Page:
Melea Cooley, a senior at Basic High School in Henderson, proudly claims that she hails from a line of intelligent women.
That’s why she found listening to Nobel Peace Prize winner Malala Yousafzai at the annual VMware conference on Tuesday so inspirational.
Cooley was one of 100 students from Legacy and Basic high schools invited to attend the event at Mandalay Bay headlined by Yousafzai, who was shot by the Taliban on her way home from school in Pakistan after advocating for girls’ education in 2012.
Yousafzai, 21, described how extremists took over the Swat Valley in northwest Pakistan around 2007 and forbade girls from attending school.
“They were completely spreading ignorance and it sometimes feels like they were more aware of the power of education,” she said. “Because they knew that through education, women could be empowered.”
Yousafzai, who is now a student a Oxford University in the U.K., acknowledged that she was very lucky to receive an education in Pakistan, and to have a father who supported it.
“I am so lucky to have an amazing father because he was a feminist, without knowing the word feminist, without knowing this whole movement for women’s rights,” she said.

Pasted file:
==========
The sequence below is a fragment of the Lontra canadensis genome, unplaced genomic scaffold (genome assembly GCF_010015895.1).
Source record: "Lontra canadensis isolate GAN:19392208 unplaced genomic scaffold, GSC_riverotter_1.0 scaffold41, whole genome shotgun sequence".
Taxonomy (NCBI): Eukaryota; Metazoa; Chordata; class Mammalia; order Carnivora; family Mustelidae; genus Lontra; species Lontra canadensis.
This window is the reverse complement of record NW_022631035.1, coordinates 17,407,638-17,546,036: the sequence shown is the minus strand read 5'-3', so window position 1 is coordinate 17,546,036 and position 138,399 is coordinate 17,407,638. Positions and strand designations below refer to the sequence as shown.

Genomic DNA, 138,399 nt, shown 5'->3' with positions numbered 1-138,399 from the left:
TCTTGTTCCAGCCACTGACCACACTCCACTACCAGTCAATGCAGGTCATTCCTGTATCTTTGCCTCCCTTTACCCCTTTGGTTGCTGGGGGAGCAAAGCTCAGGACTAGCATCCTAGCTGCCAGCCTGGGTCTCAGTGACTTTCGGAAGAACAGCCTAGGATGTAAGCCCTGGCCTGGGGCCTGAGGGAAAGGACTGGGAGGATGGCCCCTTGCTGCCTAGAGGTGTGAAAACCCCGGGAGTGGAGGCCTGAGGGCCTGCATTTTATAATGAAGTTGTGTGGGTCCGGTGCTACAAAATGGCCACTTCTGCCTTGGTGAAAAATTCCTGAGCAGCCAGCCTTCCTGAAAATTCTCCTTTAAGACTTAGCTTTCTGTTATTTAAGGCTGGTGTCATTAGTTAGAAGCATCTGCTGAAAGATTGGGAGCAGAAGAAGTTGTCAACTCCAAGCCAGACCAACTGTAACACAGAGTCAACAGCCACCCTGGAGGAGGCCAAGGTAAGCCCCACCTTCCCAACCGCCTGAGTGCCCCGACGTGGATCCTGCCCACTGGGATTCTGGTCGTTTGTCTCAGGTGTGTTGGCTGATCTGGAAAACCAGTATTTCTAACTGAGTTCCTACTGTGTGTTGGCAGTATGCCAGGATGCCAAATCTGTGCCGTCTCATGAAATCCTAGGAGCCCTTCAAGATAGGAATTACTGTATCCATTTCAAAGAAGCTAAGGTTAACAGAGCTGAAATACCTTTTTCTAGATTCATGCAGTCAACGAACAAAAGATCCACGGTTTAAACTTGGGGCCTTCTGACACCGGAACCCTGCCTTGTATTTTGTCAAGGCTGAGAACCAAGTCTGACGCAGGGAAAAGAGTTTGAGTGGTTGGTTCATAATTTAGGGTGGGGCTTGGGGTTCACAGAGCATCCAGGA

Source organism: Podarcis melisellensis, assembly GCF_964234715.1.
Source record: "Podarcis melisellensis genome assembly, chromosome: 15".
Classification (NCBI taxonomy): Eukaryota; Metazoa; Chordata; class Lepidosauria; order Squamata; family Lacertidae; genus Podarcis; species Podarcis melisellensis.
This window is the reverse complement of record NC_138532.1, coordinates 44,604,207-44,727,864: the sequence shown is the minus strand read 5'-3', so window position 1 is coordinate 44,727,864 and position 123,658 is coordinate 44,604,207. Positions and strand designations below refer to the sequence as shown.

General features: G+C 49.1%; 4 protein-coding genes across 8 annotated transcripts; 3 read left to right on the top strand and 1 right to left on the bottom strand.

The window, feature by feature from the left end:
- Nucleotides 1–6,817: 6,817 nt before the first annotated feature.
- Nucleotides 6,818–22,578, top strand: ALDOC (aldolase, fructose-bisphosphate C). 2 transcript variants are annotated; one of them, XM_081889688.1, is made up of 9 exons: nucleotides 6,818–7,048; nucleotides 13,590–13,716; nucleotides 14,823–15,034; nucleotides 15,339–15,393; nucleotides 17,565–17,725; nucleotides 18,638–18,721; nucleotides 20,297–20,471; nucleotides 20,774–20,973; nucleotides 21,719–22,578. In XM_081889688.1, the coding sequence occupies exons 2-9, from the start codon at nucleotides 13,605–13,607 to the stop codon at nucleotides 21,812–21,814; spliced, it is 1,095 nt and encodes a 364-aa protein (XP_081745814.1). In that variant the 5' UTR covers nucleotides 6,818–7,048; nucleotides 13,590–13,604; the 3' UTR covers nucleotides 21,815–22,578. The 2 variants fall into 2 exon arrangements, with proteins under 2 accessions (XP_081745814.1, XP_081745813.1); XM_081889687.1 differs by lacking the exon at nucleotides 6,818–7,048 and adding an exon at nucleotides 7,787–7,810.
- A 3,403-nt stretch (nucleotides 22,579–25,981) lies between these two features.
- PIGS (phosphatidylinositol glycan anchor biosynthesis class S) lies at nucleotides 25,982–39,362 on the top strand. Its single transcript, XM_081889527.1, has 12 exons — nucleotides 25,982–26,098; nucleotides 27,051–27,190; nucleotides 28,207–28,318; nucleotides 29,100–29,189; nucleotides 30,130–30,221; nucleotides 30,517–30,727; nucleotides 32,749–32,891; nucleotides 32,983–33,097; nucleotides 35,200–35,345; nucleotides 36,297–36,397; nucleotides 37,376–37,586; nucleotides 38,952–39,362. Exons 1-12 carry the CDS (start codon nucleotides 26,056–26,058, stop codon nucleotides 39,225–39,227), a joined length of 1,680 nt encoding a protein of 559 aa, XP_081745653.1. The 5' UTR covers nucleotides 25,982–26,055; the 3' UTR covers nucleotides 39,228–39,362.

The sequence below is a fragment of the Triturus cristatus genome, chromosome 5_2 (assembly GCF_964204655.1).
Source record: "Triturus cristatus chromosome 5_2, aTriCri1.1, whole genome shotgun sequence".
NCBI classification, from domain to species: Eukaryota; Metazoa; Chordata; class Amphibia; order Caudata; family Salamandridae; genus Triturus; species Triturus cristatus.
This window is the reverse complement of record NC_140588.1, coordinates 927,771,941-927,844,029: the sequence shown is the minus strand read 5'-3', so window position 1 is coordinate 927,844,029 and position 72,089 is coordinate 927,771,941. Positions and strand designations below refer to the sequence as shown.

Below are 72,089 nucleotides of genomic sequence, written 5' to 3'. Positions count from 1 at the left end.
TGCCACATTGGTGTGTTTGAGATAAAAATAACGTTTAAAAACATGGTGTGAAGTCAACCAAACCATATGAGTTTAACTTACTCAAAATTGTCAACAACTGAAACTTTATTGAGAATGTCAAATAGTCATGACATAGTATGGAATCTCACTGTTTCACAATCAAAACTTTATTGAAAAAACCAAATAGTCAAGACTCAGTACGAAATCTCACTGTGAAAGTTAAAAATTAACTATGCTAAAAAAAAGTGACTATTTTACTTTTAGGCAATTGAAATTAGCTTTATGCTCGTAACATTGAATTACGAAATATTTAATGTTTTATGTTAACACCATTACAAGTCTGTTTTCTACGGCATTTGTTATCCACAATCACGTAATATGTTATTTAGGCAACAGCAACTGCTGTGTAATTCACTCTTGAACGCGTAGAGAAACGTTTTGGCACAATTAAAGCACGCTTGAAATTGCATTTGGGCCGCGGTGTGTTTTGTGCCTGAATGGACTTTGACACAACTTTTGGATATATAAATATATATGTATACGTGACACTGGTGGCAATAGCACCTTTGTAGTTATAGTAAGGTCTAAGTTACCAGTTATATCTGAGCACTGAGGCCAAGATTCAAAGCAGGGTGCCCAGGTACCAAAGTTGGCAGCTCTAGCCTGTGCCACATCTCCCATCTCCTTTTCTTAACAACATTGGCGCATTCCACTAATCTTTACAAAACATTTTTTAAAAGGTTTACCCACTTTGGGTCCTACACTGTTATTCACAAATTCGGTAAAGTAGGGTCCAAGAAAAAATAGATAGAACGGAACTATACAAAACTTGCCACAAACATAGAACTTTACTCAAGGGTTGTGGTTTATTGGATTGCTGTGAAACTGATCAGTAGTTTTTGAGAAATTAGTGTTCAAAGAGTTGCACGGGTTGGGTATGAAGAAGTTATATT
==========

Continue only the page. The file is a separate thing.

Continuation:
Yousafzai also said she has forgiven her attacker, whom she described as a young boy.
“I wish for him that he learns, that he gets an education, that he learns the true message of Islam — which is forgiveness, which is kindness, which is tolerance, which is peace,” she said.
Students who attended the conference each received a copy of Yousafzai’s book, “I Am Malala,” before the event.
Katrina Perce, a senior at Legacy in North Las Vegas, read hers in just a few days. She said Yousafzai’s story makes her value her own education a lot more.
“I realize I’m really lucky to be able to be here and to be able to go to school every day without anybody doing anything or saying anything against it,” she said.
VMware, a cloud computing technology company, said it also would donate a copy of the book to libraries at all Clark County School District middle and high schools.
Dell Technologies, which owns the majority of VMware, also will donate 50 computers each to Legacy and Basic.
VMware also announced a donation to the Malala Fund, which invests in girls’ education worldwide.
The company will help the fund recruit and hire a chief technology officer and will also match charitable donations given by its employees up to $3,141.59 annually. Dell will also match employee donations to the fund.
Employees can also donate their time and talents to the fund through the company’s Good Gigs philanthropy initiative.